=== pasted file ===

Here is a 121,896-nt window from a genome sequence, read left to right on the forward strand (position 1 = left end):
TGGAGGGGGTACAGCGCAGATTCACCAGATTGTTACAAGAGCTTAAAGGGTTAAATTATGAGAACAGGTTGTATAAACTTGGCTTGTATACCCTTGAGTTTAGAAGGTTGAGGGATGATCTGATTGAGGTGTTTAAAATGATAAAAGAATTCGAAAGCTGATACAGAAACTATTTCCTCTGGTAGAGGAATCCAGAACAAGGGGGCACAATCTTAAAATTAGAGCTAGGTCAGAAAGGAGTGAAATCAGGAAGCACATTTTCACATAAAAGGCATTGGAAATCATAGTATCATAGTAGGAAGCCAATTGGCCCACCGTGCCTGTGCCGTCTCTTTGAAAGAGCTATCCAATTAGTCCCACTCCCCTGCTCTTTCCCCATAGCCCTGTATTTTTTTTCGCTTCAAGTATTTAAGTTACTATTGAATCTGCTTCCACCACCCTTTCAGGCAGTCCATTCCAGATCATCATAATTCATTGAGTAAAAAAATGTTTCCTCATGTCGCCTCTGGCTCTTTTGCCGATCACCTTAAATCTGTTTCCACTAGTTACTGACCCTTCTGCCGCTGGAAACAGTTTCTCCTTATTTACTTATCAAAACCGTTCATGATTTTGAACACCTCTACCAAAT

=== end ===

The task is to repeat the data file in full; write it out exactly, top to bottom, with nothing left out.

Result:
Here is a 121,896-nt window from a genome sequence, read left to right on the forward strand (position 1 = left end):
TGGAGGGGGTACAGCGCAGATTCACCAGATTGTTACAAGAGCTTAAAGGGTTAAATTATGAGAACAGGTTGTATAAACTTGGCTTGTATACCCTTGAGTTTAGAAGGTTGAGGGATGATCTGATTGAGGTGTTTAAAATGATAAAAGAATTCGAAAGCTGATACAGAAACTATTTCCTCTGGTAGAGGAATCCAGAACAAGGGGGCACAATCTTAAAATTAGAGCTAGGTCAGAAAGGAGTGAAATCAGGAAGCACATTTTCACATAAAAGGCATTGGAAATCATAGTATCATAGTAGGAAGCCAATTGGCCCACCGTGCCTGTGCCGTCTCTTTGAAAGAGCTATCCAATTAGTCCCACTCCCCTGCTCTTTCCCCATAGCCCTGTATTTTTTTTCGCTTCAAGTATTTAAGTTACTATTGAATCTGCTTCCACCACCCTTTCAGGCAGTCCATTCCAGATCATCATAATTCATTGAGTAAAAAAATGTTTCCTCATGTCGCCTCTGGCTCTTTTGCCGATCACCTTAAATCTGTTTCCACTAGTTACTGACCCTTCTGCCGCTGGAAACAGTTTCTCCTTATTTACTTATCAAAACCGTTCATGATTTTGAACACCTCTACCAAAT